Virginia Domestic Assault and Battery: Va. Code 18.2-57.2
Domestic Assault in Virginia
In Virginia, domestic assault on a family or household member is a separate criminal offense. It is often applied broadly to former roommates and others who have lived in the same location, even if they are not related. In Virginia Code § 18.2-57.2, the statute provides:
A. Any person who commits an assault and battery against a family or household member is guilty of a Class 1 misdemeanor.
B. Upon a conviction for assault and battery against a family or household member, where it is alleged in the warrant, petition, information, or indictment on which a person is convicted, that such person has been previously convicted of two offenses against a family or household member of (i) assault and battery against a family or household member in violation of this section, (ii) malicious wounding or unlawful wounding in violation of § 18.2-51, (iii) aggravated malicious wounding in violation of § 18.2-51.2, (iv) malicious bodily injury by means of a substance in violation of § 18.2-52, (v) strangulation in violation of § 18.2-51.6, or (vi) an offense under the law of any other jurisdiction which has the same elements of any of the above offenses, in any combination, all of which occurred within a period of 20 years, and each of which occurred on a different date, such person is guilty of a Class 6 felony.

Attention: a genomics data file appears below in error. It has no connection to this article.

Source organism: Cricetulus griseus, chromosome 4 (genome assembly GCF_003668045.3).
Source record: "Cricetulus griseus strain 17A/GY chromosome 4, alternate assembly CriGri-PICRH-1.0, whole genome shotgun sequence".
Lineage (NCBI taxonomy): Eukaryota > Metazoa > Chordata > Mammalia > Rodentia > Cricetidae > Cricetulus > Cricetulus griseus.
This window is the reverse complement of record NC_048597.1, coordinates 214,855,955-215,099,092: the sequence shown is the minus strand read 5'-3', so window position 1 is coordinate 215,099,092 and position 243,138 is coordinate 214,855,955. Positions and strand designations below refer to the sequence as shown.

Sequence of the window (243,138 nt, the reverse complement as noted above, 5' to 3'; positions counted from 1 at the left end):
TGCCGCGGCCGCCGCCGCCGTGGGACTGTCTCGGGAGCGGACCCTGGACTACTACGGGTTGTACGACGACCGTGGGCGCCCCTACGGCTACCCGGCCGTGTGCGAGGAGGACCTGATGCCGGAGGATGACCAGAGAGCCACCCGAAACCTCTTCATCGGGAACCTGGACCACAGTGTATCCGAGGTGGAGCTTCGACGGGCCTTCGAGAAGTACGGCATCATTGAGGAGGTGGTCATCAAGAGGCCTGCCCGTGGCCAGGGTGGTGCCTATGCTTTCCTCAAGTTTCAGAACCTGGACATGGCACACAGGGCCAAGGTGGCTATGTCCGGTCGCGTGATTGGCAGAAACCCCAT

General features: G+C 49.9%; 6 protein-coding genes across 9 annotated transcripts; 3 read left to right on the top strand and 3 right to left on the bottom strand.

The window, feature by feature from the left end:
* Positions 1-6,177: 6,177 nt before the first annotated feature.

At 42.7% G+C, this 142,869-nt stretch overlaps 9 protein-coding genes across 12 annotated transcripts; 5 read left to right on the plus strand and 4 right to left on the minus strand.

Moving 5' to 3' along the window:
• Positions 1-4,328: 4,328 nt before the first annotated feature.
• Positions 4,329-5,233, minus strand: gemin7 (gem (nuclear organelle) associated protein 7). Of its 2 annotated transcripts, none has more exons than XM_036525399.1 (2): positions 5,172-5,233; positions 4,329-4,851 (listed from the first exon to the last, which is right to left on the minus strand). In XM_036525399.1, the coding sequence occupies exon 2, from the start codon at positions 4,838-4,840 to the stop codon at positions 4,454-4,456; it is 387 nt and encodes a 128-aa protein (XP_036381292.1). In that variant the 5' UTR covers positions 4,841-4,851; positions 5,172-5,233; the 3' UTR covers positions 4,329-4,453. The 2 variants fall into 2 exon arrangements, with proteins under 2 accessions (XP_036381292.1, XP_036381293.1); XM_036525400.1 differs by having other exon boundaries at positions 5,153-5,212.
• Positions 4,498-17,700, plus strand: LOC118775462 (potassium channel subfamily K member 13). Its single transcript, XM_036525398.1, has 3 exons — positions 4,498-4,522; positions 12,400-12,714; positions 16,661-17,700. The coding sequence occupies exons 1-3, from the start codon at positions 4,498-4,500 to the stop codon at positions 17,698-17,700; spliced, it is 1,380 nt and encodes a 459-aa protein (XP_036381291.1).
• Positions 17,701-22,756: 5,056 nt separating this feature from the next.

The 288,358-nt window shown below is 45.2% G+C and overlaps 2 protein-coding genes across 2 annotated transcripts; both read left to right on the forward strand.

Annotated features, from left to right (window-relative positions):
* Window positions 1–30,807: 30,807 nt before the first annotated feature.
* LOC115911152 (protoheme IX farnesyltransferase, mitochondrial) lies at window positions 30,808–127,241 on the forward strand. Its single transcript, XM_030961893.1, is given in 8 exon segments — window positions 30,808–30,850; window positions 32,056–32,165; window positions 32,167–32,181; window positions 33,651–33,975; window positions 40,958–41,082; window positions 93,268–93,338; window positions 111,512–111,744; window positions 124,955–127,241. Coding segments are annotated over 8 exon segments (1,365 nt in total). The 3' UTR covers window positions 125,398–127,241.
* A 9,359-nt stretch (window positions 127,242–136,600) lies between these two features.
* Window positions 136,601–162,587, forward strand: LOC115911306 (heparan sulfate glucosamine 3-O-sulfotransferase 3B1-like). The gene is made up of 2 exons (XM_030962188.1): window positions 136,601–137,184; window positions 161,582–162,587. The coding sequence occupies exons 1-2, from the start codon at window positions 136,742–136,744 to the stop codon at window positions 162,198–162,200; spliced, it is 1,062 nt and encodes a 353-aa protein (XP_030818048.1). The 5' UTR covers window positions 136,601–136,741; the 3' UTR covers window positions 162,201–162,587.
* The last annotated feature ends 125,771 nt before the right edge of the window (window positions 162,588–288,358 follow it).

The statute also requires the magistrate to issue an emergency protective order when someone is charged with domestic assault on a household member. The dynamics of this offense are therefore more personal than other assault charges and each case must be handled with care.
Domestic Assault cases have their own nuances. While it is not always these case, these charges have the highest rate of alleged victims who really don’t want to you prosecuted. There are many reasons for this. Some are practical – you provide for the family and a conviction or jailtime would just hurt everyone. Other times, the alleged victim may not want to cooperate because 1) they lied or embellished their report to the police, or 2) you did not do anything wrong. The facts that give rise to these charges are never “neat.” Sometime alcohol is involved. Emotions and tempers are running high. There may have been a genuine conflict, but that does not always lead to the right person being arrested – if it was even really necessary to arrest anyone at all.
Your attorney should investigate the facts of your case, and learn what kind of testimony the alleged victim would offer at trial, or if they even want to go to trial. This investigation into your case vitally important to resolving your case without a trial, and being prepared if there is a trial.